Question: One of the most popular suggestions I’ve heard for stimulating the economy is the federal government should give every household one or two million dollars. Would that work or would it create hyperinflation?
Paul Solman: Let’s not be profligate here, so stick to a measly $1 million per household. There are something like 110 million households in the United States. That’s $110 trillion dollars right there, before my wife and I set up independent “households” so we can get $1 million each.
Right now, with its projected budget deficit of about $1 trillion for 2009, the United States already seems to be spooking the investors of the world, who have united in demanding higher interest rates on U.S. debt. The Treasury now has to pay almost 4 percent to borrow money for 10 years (via 10-year bonds) and about 5.5 percent for 30, driving up the cost of mortgages, for example, which threatens to wither the green shoots of recovery. That’s why Obama is talking about “pay-as-you-go” budgeting: It’s a way to assuage America’s creditors.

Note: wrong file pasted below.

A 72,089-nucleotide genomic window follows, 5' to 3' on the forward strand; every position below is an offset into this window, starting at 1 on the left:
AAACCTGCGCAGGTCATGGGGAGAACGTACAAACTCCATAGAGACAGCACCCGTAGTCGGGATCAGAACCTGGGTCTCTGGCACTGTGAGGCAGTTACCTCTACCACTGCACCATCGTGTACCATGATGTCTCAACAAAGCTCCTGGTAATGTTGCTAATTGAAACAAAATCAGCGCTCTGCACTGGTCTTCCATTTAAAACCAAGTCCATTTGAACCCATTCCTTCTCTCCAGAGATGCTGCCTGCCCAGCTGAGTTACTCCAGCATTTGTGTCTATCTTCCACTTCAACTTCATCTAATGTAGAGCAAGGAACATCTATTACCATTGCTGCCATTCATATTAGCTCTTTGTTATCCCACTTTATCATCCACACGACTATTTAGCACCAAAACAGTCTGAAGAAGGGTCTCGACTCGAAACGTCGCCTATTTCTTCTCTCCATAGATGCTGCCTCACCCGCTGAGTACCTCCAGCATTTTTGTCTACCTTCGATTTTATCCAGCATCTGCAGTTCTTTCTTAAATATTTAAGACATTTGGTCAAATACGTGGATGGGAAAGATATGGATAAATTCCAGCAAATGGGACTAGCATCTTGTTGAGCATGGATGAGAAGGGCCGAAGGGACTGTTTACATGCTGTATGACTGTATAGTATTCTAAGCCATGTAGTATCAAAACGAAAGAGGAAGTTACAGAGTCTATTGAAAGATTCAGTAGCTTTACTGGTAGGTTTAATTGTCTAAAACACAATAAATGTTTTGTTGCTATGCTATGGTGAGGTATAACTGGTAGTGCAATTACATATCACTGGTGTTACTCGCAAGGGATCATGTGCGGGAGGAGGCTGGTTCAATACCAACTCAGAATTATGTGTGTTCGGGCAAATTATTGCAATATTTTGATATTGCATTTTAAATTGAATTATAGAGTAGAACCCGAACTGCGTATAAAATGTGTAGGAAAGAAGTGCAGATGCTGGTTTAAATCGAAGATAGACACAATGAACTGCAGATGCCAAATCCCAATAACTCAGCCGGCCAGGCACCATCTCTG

So, now we distribute $110 trillion dollars to Americans, increasing the deficit a hundred-fold (or, if you prefer, by 11,000 percent). What might happen to interest rates THEN?
You’re right, of course. The reason is the fear of hyperinflation. I won’t lend you a hundred dollars today, to be paid back 10 years from now, at an annual rate of 4 percent if I think the U.S. dollar is going to lose more than 4 percent of its purchasing power every year. Right now, the total U.S. debt is around $10 trillion. There’s another $1 trillion or so in currency. How secure would YOU feel about the purchasing power of the dollar if the total suddenly multiplied by 10?